- Provo, Utah is North America's fastest-growing tech employment market since 2010, even surpassing San Francisco, according to a new report from Cushman & Wakefield identifying 25 cities where tech is having the biggest impact.
- The Tech Cities 2.0 report also found that the booming tech industry is having a tremendous impact on the commercial real estate market; in the first half of last year, 42% of the square footage from North America's top 100 leases were signed by tech companies. In the top 25 tech cities, property prices increased an average of 59% since 2010.
- Although Silicon Valley remains the heart of the tech sector, the report found that New York City has seen significant growth, with stronger tech employment there than other occupational sectors. Ken McCarthy, principal economist for Cushman & Wakefield, said New York City is emerging as the "creative center" for the industry.
The tech industry has been an economic engine for the top 25 cities listed in the report. Total employment has increased 2.1% a year since 2010 in those cities, compared to 1.4% a year for the rest of North America.
And the expectation is that the employment rate there will continue to outpace the rest of the economy — Moody's Analytics and Oxford Economics predict those 25 cities will see 1.2% employment growth a year through 2020, compared to 1% for the rest of North America.
The new report, the second iteration of the Tech 25 list, put particular focus on the impact on real estate, especially in downtown areas. Robert Sammons, senior director of northern California research for Cushman & Wakefield, said in a statement that the trend was for tech firms to take "large chunks of high-rise buildings and trophy assets in dense urban areas — in addition to keeping their sprawling campuses in the suburbs."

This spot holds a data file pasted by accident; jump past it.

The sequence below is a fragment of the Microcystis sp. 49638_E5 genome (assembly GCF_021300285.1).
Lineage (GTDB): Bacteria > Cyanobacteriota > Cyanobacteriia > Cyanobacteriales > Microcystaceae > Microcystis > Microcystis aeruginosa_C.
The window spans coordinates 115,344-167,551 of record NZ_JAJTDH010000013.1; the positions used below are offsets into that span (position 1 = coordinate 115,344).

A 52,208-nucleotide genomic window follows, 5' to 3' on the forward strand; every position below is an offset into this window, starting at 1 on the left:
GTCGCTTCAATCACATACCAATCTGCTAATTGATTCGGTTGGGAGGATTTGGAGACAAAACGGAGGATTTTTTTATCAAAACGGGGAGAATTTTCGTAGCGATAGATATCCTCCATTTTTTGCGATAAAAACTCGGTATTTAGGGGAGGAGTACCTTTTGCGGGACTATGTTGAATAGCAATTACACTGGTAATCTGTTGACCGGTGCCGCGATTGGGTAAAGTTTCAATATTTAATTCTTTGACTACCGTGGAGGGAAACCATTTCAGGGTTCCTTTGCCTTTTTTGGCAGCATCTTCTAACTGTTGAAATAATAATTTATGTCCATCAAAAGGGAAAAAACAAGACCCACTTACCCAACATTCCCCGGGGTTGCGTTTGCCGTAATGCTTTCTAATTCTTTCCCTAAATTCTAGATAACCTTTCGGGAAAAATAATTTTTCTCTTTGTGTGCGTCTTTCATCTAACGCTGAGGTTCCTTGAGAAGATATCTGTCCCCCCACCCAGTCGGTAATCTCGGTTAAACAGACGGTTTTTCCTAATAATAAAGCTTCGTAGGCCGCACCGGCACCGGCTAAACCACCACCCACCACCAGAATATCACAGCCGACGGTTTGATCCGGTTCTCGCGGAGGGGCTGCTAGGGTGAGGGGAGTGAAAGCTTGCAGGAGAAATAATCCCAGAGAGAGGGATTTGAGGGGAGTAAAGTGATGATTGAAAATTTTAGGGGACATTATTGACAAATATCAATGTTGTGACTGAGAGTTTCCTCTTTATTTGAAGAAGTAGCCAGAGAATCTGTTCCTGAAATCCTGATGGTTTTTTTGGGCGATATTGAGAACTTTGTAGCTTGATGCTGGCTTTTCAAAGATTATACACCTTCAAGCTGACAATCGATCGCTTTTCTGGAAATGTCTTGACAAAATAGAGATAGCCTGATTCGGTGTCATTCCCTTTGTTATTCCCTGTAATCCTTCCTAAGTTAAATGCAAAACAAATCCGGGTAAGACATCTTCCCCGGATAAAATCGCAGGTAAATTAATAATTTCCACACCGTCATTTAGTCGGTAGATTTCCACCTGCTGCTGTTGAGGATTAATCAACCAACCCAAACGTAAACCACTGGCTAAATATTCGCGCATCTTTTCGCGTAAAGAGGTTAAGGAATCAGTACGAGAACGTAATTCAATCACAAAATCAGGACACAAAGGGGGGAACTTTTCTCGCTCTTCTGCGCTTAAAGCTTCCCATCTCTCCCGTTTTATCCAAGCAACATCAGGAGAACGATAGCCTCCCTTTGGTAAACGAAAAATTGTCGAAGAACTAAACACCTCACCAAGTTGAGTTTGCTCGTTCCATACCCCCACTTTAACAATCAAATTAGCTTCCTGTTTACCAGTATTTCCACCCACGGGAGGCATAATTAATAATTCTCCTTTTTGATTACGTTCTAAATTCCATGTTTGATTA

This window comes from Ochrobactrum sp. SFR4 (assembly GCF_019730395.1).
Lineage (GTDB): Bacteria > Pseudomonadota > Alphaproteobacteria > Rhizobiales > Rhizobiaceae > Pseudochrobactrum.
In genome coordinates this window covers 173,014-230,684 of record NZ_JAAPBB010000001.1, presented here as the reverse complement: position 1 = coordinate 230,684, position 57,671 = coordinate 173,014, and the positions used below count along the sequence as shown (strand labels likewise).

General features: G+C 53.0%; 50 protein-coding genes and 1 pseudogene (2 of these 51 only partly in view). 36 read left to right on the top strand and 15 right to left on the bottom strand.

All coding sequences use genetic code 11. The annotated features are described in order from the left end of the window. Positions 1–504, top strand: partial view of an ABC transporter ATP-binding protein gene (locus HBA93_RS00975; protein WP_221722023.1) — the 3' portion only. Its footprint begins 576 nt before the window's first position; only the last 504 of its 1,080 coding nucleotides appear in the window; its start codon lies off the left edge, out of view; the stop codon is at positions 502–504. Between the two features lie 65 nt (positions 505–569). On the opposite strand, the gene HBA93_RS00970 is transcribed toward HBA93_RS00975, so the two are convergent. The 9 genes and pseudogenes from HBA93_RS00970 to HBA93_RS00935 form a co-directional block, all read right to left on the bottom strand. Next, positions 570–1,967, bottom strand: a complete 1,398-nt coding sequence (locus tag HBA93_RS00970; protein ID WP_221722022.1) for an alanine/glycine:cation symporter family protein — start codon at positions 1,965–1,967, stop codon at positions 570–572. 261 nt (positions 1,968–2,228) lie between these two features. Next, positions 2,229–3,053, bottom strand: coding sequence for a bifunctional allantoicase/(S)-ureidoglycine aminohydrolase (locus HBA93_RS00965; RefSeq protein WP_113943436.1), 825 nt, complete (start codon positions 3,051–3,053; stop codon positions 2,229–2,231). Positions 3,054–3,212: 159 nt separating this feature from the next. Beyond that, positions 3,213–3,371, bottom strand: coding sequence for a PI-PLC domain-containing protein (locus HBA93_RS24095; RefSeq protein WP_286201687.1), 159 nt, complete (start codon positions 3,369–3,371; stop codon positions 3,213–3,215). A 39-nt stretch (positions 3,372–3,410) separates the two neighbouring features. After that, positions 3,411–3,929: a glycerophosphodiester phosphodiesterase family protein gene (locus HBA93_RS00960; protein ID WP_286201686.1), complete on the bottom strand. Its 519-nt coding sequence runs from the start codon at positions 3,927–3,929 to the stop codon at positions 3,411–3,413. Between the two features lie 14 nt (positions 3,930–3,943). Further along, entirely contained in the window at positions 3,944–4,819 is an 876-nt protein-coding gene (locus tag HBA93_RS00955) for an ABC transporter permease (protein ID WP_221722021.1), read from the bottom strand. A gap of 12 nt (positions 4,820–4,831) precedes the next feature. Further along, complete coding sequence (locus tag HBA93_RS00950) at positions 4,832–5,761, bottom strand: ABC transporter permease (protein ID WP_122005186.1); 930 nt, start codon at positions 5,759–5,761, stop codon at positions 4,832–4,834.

The urban office space helps recruit workers who want to live or work downtown, and Sammons said that also meant buildings that were "mixed-use, walkable, bikeable and near mass transit."
Given the sustained economic boom, it's no surprise that cities are trying to attract tech, both startups and established firms. The clamor for Amazon's HQ2 shows that enthusiasm. However, the crunch of new money has also caused problems in accessibility of affordable housing in cities like San Francisco and Seattle, a major concern for planners.
The report also names five cities on the outside of the list that could still see growth: Detroit, Pittsburgh, Phoenix, Houston, and Tampa FL. Detroit, for example, could see growth because of auto-related tech jobs, while Phoenix's low cost of living and doing business could attract west coast firms.